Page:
*         *         *

A psalm that is often quoted says, “Many are the afflictions of the righteous.” There is also the general view that “Honesty does not pay.” Yet the problem of improprieties being committed by individuals working at government agencies and big businesses in recent years is a result of lies heaped atop one another. When the truth comes out, even a well-established company can make a negative about-turn and endure the misery of bankruptcy. As the proverb “God dwells in an honest man’s head” instructs us, it is better for us to live with righteousness and honesty.

But honesty does not simply end at being a frame of mind.

As Oyasama instructed, “If you do not put into practice what you hear, you yourself will become a lie,” the implementation of honesty in our daily life is important.

*           *           *

The path tells us that humans were born to work in this world. Oyasama taught we work (hataraku) in order to make things easier (raku) for those around us (hata).

People must work in order to make a living. But as the proverb says, “Man does not live on bread alone,” people work with different aspirations in mind. The concept of “work” or mutual help that Oyasama taught as a means “to make things easier for the people around us” was adopted from the path by the acclaimed “god of management” Konosuke Matsushita as his company motto when he founded Matsushita Electric.

*         *         *

As for the answer to the question I posed earlier on the possible reason why Oyasama taught the lesson of “rising early, honesty, and hard work” when Izo was already the embodiment of these qualities, She also taught the following lesson while holding a grain of unhulled rice:

The same is true with a human being. If you sow a grain of sincerity, within a year’s time, it will yield two to three hundred grains. In the second year there will be grains in the tens of thousands. The providence of a single grain returning ten-thousandfold will be granted. By the third year there will be enough to sow the entire province of Yamato.

Anecdotes of Oyasama 30, “Ten Thousandfold”

I feel that Oyasama’s emphasis on the importance of “rising early, honesty, and hard work” is revealed to us by the fact that She taught this lesson using an unhulled grain of rice. This lesson is significant due to the very fact that Izo embodied these qualities on a daily basis.

*Note: This post has been revised since its original publication.


  1. A mon is an ancient unit of money worth one-thousandth of a yen.

Anecdotes of the Honseki Izo Iburi 35

35. The Awe-Inspiring Honseki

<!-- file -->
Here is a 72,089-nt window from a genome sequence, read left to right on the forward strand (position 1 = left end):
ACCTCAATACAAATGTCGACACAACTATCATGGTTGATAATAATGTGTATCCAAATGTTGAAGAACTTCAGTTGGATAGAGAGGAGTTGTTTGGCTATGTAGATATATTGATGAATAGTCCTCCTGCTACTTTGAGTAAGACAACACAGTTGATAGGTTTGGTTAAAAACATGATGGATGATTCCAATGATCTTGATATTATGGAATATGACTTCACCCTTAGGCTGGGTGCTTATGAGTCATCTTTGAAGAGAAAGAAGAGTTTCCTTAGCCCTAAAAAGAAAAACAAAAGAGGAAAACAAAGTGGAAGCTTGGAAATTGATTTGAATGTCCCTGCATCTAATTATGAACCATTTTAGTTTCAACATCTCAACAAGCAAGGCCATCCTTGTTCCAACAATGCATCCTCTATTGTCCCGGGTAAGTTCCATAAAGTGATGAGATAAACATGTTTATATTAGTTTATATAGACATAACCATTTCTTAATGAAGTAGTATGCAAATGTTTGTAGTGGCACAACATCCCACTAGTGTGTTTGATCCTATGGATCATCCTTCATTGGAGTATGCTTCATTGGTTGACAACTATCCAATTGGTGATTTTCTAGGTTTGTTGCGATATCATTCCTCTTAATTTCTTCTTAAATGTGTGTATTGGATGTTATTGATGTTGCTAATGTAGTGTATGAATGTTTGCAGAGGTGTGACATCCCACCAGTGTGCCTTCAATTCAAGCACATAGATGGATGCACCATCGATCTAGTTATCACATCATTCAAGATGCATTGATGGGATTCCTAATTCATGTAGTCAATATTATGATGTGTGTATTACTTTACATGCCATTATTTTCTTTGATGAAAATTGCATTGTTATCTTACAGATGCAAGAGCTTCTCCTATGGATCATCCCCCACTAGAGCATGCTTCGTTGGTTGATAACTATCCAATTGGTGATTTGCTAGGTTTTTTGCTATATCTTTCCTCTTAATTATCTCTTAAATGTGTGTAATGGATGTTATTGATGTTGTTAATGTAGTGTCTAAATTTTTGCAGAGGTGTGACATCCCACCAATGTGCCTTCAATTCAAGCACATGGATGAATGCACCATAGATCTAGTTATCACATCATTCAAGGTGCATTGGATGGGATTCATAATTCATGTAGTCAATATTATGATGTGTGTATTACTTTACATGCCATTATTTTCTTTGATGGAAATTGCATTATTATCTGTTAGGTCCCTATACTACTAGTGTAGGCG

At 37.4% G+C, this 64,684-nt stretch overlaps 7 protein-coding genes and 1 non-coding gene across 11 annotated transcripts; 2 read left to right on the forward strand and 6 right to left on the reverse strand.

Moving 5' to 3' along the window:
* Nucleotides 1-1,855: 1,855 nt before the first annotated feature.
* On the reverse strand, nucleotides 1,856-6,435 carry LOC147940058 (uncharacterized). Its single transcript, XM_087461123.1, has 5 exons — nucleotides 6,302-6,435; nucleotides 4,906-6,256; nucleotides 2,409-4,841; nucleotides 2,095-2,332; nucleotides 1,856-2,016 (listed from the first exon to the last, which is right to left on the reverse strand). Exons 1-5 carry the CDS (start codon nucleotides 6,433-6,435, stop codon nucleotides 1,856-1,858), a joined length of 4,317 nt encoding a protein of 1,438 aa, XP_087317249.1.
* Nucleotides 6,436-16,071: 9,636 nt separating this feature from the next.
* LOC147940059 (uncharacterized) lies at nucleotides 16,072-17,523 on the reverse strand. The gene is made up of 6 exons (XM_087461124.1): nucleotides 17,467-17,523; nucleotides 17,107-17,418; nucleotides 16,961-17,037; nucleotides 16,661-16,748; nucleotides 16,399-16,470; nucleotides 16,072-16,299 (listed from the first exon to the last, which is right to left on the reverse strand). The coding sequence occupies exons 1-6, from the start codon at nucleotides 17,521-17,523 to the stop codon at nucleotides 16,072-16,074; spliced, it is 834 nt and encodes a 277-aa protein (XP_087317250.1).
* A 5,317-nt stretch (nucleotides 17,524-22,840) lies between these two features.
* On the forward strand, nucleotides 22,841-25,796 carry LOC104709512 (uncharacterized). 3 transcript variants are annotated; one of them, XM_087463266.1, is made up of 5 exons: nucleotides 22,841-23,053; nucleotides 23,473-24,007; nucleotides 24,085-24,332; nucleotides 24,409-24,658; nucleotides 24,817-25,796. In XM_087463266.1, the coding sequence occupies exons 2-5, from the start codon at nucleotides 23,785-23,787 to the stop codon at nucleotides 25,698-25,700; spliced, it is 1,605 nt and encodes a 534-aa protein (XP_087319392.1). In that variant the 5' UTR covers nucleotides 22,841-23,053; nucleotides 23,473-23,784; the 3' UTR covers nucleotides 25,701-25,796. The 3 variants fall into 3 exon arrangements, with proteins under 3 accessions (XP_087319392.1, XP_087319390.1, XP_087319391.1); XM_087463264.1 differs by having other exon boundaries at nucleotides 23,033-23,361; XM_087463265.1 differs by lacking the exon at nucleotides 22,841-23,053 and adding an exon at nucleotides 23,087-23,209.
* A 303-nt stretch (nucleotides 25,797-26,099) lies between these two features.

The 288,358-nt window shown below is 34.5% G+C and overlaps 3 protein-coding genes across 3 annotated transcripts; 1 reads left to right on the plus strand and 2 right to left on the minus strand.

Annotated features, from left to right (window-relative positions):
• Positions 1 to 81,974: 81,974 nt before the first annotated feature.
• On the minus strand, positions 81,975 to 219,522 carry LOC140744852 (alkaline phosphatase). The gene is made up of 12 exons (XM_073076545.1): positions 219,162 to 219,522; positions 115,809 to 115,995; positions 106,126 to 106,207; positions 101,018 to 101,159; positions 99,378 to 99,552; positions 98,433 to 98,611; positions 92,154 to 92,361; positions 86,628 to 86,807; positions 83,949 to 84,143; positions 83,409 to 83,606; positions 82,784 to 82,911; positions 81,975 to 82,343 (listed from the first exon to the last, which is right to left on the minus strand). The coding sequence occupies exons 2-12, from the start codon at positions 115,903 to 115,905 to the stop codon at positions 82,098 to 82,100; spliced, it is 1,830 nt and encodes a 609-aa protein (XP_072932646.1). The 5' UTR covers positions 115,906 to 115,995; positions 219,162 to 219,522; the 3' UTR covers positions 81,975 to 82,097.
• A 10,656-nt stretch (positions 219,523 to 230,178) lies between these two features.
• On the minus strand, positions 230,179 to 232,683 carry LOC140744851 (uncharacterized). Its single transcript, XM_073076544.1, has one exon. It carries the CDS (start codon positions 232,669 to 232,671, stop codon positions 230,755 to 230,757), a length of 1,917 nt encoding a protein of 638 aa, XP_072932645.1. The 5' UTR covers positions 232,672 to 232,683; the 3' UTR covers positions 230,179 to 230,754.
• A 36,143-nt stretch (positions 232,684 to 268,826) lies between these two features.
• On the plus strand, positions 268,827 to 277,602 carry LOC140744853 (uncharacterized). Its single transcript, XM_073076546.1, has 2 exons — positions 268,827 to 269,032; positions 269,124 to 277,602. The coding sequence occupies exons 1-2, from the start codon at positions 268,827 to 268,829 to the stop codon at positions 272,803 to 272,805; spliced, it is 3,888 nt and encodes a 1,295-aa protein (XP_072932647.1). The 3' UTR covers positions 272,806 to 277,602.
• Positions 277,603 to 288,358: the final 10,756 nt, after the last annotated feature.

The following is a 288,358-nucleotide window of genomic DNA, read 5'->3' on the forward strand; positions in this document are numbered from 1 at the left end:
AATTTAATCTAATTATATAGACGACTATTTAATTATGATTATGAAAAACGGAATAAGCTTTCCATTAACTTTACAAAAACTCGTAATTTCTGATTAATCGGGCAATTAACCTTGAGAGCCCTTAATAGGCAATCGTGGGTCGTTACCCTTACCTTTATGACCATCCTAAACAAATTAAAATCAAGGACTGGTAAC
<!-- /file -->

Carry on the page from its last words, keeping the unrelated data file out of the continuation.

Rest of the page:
The following is an anecdote written by Yoshimatsu Shimizu (1872–1958), the third head minister of Heishin Grand Church, who served as the Honseki’s attendant together with Tamizo Ueda:

“I consider it a great honor to have had the opportunity to serve and be in daily contact with the Honseki for seven calendar years from September 1901 to June 1907 when he passed away for rebirth.

“It was awe-inspiring to see how the Honseki was extremely serious when it came to serving God and how he always observed Oyasama’s lesson of ‘early rising, being honest, and working diligently’ in all his daily tasks. Also particularly awe-inspiring was his habit of always saying: ‘Be sure to remember the past,’ and showing his frugality by being content with simple meals and plain clothes.

Continue reading Anecdotes of the Honseki Izo Iburi 35

Anecdotes of the Honseki Izo Iburi 9

9. The Hesitant Blacksmith

When Sato suffered an illness following her miscarriage in the spring of 1864, Izo desperately sought help from various doctors and prayer-specialists. Although there is an account that claims that a fellow carpenter named Nagai told Izo about Oyasama’s growing local reputation as the “living god of safe childbirth,” it is often a “Kisaburo of Tsubao Village” who is given this credit.

Similarly, accounts differ on whether Izo had previously been to Shoyashiki Village. There is an account that claims that Izo had done carpentry jobs there from time to time and because the Kajimotos were the Iburis’ neighbors, Izo must have already heard about Oyasama since Haru Kajimoto was Her daughter. However, the general consensus is that Izo had never heard of Shoyashiki Village prior to Sato’s illness and that the Kajimotos never spoke of Oyasama in front of the Iburis.

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Tenri Forum Presentation on July 17, 2006

Taking Cues from Oyasama’s Divine Model in Creating an Environmentally Conscious Culture

(This is my manuscript from my presentation at Tenri Forum 2006 at the Section Meeting Tenrikyo and Its Approach to the Environment)


Hello everyone. Although I fear that I am by no means an expert and lack a background in environmental activism which our two previous presenters—Mr. Cedric Noto and Ms. Amira Dali—have, I hope to use the best of my limited background in what I call “Tenrikyology,” or Tenrikyo studies, to approach the subject of this section meeting.

Continue reading Tenri Forum Presentation on July 17, 2006